I call heaven and earth to witness against you today that I have set before you life and death, blessings and curses. …
Moses continues to warn the Israelites never to disobey God, and to describe in grand terms all the horrors that will befall them if they do. But I think his prophetic powers have gone to his head at this point, because he actually exclaims “I am the Lord your God”.
… All the curses written in this book will descend on them, and the Lord will blot out their names from under heaven.
Moses spends the first 14 verses describing all the good things God will do for the Israelites if they obey him.
Then he spends the next *54* verses describing, in excruciating and violent detail, how God will make their lives torturous and unbearable if they don’t. I think this is the most horrifying account I’ve come across so far in the Bible. Instead of just declaring that everyone will die, God intentionally seeks out the most insidious ways of making them live long and utterly miserable lives. The Israelites will, of course, be subject to the standard treatment of plague, bad weather and attacking enemies, but in addition to these the psychological terror has no end. It’s like a bad dream where you see a catastrophe coming, but are unable to move: “… you shall be unable to find your way; and you shall be continually abused and robbed, without anyone to help.” “Your sons and daughters shall be given to another people, while you look on; you will strain your eyes looking for them all day but be powerless to do anything.”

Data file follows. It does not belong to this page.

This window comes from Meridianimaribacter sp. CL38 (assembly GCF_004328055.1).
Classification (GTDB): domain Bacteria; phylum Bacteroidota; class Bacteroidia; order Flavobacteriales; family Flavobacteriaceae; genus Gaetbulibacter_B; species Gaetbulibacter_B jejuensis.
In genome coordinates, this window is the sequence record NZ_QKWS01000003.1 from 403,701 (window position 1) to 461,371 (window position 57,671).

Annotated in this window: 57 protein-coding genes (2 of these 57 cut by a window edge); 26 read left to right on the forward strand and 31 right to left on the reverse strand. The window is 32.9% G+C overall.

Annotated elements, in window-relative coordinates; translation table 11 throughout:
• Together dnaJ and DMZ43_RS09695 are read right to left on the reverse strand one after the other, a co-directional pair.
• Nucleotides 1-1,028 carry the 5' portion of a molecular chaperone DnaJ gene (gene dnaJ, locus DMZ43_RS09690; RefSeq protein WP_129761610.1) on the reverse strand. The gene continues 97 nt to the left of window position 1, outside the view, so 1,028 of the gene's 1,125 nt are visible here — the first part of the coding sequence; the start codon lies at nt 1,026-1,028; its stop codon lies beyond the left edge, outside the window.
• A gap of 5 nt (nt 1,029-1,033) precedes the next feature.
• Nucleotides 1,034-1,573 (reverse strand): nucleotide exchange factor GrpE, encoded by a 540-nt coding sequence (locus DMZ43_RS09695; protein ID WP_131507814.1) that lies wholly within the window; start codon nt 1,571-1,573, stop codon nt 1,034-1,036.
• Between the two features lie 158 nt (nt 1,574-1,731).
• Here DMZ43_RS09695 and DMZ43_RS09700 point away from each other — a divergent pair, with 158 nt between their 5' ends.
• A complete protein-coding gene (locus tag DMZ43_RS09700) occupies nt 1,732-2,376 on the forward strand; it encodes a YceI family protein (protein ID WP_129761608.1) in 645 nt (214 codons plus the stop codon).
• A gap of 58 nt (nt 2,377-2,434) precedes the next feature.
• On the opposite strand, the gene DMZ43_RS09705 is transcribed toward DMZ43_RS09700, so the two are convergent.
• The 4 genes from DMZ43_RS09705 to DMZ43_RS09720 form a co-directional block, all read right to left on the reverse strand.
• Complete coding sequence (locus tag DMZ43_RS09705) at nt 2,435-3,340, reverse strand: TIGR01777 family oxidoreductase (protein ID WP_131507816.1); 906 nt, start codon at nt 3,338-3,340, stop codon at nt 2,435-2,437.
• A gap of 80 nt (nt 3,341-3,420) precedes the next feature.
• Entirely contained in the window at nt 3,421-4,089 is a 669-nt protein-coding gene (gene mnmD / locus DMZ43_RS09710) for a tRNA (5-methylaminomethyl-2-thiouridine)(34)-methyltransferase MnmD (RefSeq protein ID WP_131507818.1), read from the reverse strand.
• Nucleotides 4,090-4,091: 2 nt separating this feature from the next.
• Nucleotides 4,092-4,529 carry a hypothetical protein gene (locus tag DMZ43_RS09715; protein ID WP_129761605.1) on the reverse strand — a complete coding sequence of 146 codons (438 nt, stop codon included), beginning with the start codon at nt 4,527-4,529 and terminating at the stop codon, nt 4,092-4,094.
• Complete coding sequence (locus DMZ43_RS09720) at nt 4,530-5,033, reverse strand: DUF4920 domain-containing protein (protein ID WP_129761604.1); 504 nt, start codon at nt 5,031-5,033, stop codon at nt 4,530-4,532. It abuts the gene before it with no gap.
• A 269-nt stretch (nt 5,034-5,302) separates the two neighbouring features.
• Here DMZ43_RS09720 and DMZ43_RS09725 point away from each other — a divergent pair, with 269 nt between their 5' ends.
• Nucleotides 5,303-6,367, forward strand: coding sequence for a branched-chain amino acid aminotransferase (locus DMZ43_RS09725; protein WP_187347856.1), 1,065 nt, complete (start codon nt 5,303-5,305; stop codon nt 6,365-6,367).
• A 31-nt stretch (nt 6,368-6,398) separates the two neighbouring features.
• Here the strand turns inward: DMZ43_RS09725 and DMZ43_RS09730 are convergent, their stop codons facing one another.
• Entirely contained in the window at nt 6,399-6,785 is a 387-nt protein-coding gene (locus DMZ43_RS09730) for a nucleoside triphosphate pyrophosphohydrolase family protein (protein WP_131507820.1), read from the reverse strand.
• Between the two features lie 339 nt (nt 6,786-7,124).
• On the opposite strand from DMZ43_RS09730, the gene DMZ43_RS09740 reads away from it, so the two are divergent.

By the end of God’s treatment, the Israelites will apparently be afflicted with consumption, fever, inflammation, boils, ulcers, scurvy, itch, blindness and madness; hunkering behind their walls in a desolate and devastated country besieged by their countless barbarian and godless enemies, forced by hunger to eat their own children. “In the morning you shall say, ‘If only it were evening!’ and at evening you shall say, ‘If only it were morning!’ — because of the dread that your heart shall feel and the sights that your eyes shall see.”
So it wasn’t all that surprising to read that this whole chapter (and parts of several earlier chapters) is probably strongly inspired/modeled on the Succession Treaty of Esarhaddon, a covenant between the Assyrian king Esarhaddon and his vassals written in 672 BC. In it, Esarhaddon describes what will happen to his vassals if they disobey his son after he dies (§37-56). The treaty’s text is definitely reminiscent of the Deuteronomy covenant, though even more visceral and uncomfortable reading.
Moses’ speech would also be more convincing if he didn’t suddenly refer to “the words of this law that are written in this book”, suggesting that the scribes did not record his words with 100% accuracy.
You shall become engaged to a woman, but another man shall lie with her. You shall build a house, but not live in it. …
The Succession Treaty of Esarhaddon §42
May Venus, the brightest of the stars, before your eyes make your wives lie in the lap of your enemy; may your sons not take possession of your house, but a strange enemy divide your goods.